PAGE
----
Stretching down Boston Harbour south of “Beantown’s” historic centre, the metro area’s single largest neighbourhood is also one of its oldest (founded in 1630 by Puritans from the original Dorchester, in the south of England). Later, in the Victorian era, it was an idyllic retreat for the well heeled. But the immigration of the early 20 century turned it into a working-class stronghold, the postwar period saw a decline in fortune, and until recently “Dot” was considered a distinctly dodgy district.
Well, as with South Boston, Jamaica Plain, and other of this city’s enclaves, enter urban renewal to work its gentrifying magic in the time-honoured manner. In the past decade, newcomers – especially millennials, artists, and gays/lesbians – have been refurbishing the neighbourhood’s many Victorian houses and establishing shops, galleries, restaurants, and nightspots.
And nowadays, not only is the local community a creative and dynamic one, but Bostonites (and, increasingly, ever visitors to the city), take the trouble to hop the T (Underground) from other parts of the city to stroll, eat, drink, and hang out in subsections of Dorchester such as Savin Hill, Ashmont Hill, Jones Hill, Columbia Point, Clam Point, Cedar Grove/Lower Mills, and Gallivan and Morrissey boulevards.
Eating and Drinking in Dorchester
The spine of the area (as well as site of several T stops on the red line) is Dorchester Avenue, which has turned increasingly into a runway of diversity, fusion, and multicultural eclecticism. You’ll notice it especially in the local dining scene. For example, in the part of Dorchester known as Fields Corner you’ll find a thriving Little Vietnam, with various restaurants serving healthy, tasty Indochinese fare.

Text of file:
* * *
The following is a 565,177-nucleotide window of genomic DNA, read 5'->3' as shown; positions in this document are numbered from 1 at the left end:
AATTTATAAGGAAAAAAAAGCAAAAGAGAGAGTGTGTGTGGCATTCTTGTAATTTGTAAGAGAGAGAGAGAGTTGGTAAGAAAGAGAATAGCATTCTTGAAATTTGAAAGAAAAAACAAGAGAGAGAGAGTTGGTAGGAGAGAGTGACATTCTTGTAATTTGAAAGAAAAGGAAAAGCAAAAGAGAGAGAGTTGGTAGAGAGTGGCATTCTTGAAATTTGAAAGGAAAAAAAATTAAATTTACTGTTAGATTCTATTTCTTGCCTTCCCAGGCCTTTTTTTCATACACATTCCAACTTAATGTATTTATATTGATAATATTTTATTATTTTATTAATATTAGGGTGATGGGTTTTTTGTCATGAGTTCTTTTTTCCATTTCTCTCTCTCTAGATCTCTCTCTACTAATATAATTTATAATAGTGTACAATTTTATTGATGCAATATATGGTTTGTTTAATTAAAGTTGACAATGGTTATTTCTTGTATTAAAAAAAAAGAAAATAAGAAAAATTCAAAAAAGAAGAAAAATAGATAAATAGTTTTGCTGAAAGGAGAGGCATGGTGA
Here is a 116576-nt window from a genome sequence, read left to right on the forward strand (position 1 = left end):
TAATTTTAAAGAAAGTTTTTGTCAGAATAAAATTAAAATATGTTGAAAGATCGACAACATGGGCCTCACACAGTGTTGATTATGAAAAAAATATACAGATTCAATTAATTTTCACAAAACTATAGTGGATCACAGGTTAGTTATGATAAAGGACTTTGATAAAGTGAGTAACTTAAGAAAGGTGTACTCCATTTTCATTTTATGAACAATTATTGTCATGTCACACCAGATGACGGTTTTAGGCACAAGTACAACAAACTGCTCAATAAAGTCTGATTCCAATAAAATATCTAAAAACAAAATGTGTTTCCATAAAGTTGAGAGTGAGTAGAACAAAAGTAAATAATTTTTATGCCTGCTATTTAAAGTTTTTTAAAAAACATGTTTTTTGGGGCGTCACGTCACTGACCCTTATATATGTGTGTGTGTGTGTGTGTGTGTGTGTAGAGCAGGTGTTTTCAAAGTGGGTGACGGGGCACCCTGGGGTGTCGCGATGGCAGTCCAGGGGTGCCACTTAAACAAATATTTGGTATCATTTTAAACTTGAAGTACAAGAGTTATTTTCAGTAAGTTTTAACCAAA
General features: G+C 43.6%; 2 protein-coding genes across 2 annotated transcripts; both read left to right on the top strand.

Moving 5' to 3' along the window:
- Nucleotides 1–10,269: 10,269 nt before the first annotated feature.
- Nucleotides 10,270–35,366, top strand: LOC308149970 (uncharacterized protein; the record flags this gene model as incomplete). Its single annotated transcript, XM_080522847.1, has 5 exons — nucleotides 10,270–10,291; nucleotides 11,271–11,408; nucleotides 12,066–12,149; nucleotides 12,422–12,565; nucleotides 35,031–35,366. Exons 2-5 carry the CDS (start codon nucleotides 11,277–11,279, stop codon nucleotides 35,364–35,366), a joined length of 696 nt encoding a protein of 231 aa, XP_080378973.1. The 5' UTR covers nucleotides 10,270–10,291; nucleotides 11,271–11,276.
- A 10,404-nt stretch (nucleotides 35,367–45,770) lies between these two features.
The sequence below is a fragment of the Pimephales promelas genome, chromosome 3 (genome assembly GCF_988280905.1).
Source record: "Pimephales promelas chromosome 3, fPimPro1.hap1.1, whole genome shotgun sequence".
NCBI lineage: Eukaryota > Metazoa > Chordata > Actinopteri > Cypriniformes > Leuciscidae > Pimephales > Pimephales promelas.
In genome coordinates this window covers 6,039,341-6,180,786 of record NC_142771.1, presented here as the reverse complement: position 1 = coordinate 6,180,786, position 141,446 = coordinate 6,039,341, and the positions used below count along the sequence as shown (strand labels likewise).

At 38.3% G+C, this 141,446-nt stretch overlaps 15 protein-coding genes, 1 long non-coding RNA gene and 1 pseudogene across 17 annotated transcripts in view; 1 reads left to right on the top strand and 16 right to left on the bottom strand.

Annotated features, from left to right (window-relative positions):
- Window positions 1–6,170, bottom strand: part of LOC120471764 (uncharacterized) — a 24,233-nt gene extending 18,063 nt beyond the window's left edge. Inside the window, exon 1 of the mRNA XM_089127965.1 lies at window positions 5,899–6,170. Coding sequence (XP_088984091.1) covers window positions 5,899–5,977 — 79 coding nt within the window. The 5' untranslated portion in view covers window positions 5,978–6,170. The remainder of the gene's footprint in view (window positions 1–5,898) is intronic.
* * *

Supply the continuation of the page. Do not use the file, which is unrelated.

“Dot Ave” is also home to a U.N. of ethnic groups including Haitians, Jamaicans, Central Americans, and Mexicans (the famous “burtilla” at the Sea Breeze Mexican Grill at 1782 – a beef burger wrapped on a flour tortilla with three-cheese blend jalapeño served over guajillo sauce topped with guacamole & tortilla chips – is an experience), Polish (sample the delicious traditional pierogi of Café Polonia at 611).
Trendier, more upscale spots also abound, such as the modern tavern American cuisine served at the Ashmont Grill (555 Talbot Ave., 617-617-4300), as do cool bars with excellent food and good dancing (many people really love the cosmopolitan dbar at 1236 Dot Ave, 617-265-4490). And of course in the age of craft beer and microbreweries, don’t forget to have a pint or two of local talent such as Dot Ale or Hip Hop IPA from the Percival Beer Company (there’s a reason Percival named one of its brews after hip hop – musical melting pot Dorchester has been a magnet for musicians since the 1970s, and in particular it’s become one of the hip hop hubs of the northeastern U.S.).
Furthermore, in addition to the scene that’s developed in recent years, there are also a number of fascinating historic sights that are a legacy of Dorchester’s centuries of existence. Highlights include:
It’s one of the oldest houses in Massachusetts, its oldest part dates as far back to 1683, and was occupied by members of the same family from then all the way up to 1968. You can visit the grounds at 24 Oakton Ave., though the interior is open just for events; the general public is admitted just twice a year, May 16 and October 24.
The Harrison Square Historic District
Also known as Clam Point, this area is famous for its excellent collection of historic mansions such as those on Mill Street must be seen, and they all deserve to be photographed, as they compile different styles of the 19th century.
The Commonwealth Museum
This hidden gem at 220 Morrissey Blvd. is compact but dense, curating the history of Massachussets in great detail.
Honourable mention goes to the local art-gallery scene, thanks to innovative venues like Howard Art Project (1486 Dorchester Ave.), HallSpace (902 Dorchester Ave, Friday and Saturday afternoons only.), and the Caribbean Arts Gallery (155 Washington St.).
So if you like discovering up-and-coming neighbourhoods before they become too “touristy,” adore Dorchester!
photo | Jameslwoodward,